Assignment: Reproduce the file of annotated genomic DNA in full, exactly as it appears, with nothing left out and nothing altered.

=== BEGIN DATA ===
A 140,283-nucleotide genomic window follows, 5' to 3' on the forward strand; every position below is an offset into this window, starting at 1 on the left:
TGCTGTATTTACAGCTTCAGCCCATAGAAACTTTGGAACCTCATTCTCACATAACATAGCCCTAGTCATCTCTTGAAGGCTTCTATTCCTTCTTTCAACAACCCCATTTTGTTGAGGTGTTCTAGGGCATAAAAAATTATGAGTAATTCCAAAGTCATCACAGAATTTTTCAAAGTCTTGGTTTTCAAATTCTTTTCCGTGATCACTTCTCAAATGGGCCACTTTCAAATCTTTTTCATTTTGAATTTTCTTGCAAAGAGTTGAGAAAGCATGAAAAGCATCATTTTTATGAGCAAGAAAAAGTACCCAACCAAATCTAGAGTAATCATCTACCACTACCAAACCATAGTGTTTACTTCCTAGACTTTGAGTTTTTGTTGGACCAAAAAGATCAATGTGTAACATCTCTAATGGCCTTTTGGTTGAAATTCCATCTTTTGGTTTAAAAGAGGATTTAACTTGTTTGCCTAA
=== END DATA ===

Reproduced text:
A 140,283-nucleotide genomic window follows, 5' to 3' on the forward strand; every position below is an offset into this window, starting at 1 on the left:
TGCTGTATTTACAGCTTCAGCCCATAGAAACTTTGGAACCTCATTCTCACATAACATAGCCCTAGTCATCTCTTGAAGGCTTCTATTCCTTCTTTCAACAACCCCATTTTGTTGAGGTGTTCTAGGGCATAAAAAATTATGAGTAATTCCAAAGTCATCACAGAATTTTTCAAAGTCTTGGTTTTCAAATTCTTTTCCGTGATCACTTCTCAAATGGGCCACTTTCAAATCTTTTTCATTTTGAATTTTCTTGCAAAGAGTTGAGAAAGCATGAAAAGCATCATTTTTATGAGCAAGAAAAAGTACCCAACCAAATCTAGAGTAATCATCTACCACTACCAAACCATAGTGTTTACTTCCTAGACTTTGAGTTTTTGTTGGACCAAAAAGATCAATGTGTAACATCTCTAATGGCCTTTTGGTTGAAATTCCATCTTTTGGTTTAAAAGAGGATTTAACTTGTTTGCCTAA